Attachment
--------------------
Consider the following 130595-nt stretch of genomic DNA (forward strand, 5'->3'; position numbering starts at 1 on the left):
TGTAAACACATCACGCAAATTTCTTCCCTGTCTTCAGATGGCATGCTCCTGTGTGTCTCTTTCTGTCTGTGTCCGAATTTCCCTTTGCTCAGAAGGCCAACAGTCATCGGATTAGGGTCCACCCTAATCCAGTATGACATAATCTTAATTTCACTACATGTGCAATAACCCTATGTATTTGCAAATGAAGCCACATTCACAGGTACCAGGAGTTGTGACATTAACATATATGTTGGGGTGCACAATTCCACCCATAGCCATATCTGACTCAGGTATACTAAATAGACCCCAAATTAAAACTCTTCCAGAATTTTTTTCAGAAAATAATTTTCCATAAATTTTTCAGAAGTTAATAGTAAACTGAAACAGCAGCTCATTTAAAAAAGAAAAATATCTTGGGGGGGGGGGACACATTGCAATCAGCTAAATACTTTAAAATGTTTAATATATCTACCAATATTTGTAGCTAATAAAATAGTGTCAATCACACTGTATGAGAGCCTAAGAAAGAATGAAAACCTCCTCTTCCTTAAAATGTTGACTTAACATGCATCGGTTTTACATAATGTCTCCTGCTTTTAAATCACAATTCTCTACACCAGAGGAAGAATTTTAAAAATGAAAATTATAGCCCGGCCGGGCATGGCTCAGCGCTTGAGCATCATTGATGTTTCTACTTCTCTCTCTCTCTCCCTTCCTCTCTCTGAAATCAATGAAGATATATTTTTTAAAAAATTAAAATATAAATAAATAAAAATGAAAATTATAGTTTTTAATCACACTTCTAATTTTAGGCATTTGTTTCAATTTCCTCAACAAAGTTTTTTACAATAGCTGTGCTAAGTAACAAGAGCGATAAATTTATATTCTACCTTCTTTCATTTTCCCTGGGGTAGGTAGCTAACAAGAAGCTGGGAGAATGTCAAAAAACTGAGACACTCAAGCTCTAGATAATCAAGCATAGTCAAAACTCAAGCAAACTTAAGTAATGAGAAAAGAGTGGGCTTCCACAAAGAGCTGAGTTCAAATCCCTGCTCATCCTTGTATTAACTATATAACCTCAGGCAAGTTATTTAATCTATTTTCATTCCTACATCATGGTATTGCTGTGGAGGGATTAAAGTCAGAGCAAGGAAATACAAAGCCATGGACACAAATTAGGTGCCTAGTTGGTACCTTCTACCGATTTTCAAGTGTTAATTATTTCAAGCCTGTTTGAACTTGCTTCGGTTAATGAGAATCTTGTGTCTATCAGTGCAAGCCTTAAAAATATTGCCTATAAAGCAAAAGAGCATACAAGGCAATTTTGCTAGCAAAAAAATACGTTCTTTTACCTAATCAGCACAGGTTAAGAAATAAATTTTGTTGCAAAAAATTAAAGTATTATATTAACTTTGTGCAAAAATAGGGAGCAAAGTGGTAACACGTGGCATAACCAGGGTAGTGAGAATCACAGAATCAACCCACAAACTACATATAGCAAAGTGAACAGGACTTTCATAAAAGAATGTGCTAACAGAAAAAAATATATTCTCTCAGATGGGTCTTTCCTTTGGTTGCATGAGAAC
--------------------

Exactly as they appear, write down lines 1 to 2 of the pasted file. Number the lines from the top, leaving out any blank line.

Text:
Consider the following 130595-nt stretch of genomic DNA (forward strand, 5'->3'; position numbering starts at 1 on the left):
TGTAAACACATCACGCAAATTTCTTCCCTGTCTTCAGATGGCATGCTCCTGTGTGTCTCTTTCTGTCTGTGTCCGAATTTCCCTTTGCTCAGAAGGCCAACAGTCATCGGATTAGGGTCCACCCTAATCCAGTATGACATAATCTTAATTTCACTACATGTGCAATAACCCTATGTATTTGCAAATGAAGCCACATTCACAGGTACCAGGAGTTGTGACATTAACATATATGTTGGGGTGCACAATTCCACCCATAGCCATATCTGACTCAGGTATACTAAATAGACCCCAAATTAAAACTCTTCCAGAATTTTTTTCAGAAAATAATTTTCCATAAATTTTTCAGAAGTTAATAGTAAACTGAAACAGCAGCTCATTTAAAAAAGAAAAATATCTTGGGGGGGGGGGACACATTGCAATCAGCTAAATACTTTAAAATGTTTAATATATCTACCAATATTTGTAGCTAATAAAATAGTGTCAATCACACTGTATGAGAGCCTAAGAAAGAATGAAAACCTCCTCTTCCTTAAAATGTTGACTTAACATGCATCGGTTTTACATAATGTCTCCTGCTTTTAAATCACAATTCTCTACACCAGAGGAAGAATTTTAAAAATGAAAATTATAGCCCGGCCGGGCATGGCTCAGCGCTTGAGCATCATTGATGTTTCTACTTCTCTCTCTCTCTCCCTTCCTCTCTCTGAAATCAATGAAGATATATTTTTTAAAAAATTAAAATATAAATAAATAAAAATGAAAATTATAGTTTTTAATCACACTTCTAATTTTAGGCATTTGTTTCAATTTCCTCAACAAAGTTTTTTACAATAGCTGTGCTAAGTAACAAGAGCGATAAATTTATATTCTACCTTCTTTCATTTTCCCTGGGGTAGGTAGCTAACAAGAAGCTGGGAGAATGTCAAAAAACTGAGACACTCAAGCTCTAGATAATCAAGCATAGTCAAAACTCAAGCAAACTTAAGTAATGAGAAAAGAGTGGGCTTCCACAAAGAGCTGAGTTCAAATCCCTGCTCATCCTTGTATTAACTATATAACCTCAGGCAAGTTATTTAATCTATTTTCATTCCTACATCATGGTATTGCTGTGGAGGGATTAAAGTCAGAGCAAGGAAATACAAAGCCATGGACACAAATTAGGTGCCTAGTTGGTACCTTCTACCGATTTTCAAGTGTTAATTATTTCAAGCCTGTTTGAACTTGCTTCGGTTAATGAGAATCTTGTGTCTATCAGTGCAAGCCTTAAAAATATTGCCTATAAAGCAAAAGAGCATACAAGGCAATTTTGCTAGCAAAAAAATACGTTCTTTTACCTAATCAGCACAGGTTAAGAAATAAATTTTGTTGCAAAAAATTAAAGTATTATATTAACTTTGTGCAAAAATAGGGAGCAAAGTGGTAACACGTGGCATAACCAGGGTAGTGAGAATCACAGAATCAACCCACAAACTACATATAGCAAAGTGAACAGGACTTTCATAAAAGAATGTGCTAACAGAAAAAAATATATTCTCTCAGATGGGTCTTTCCTTTGGTTGCATGAGAAC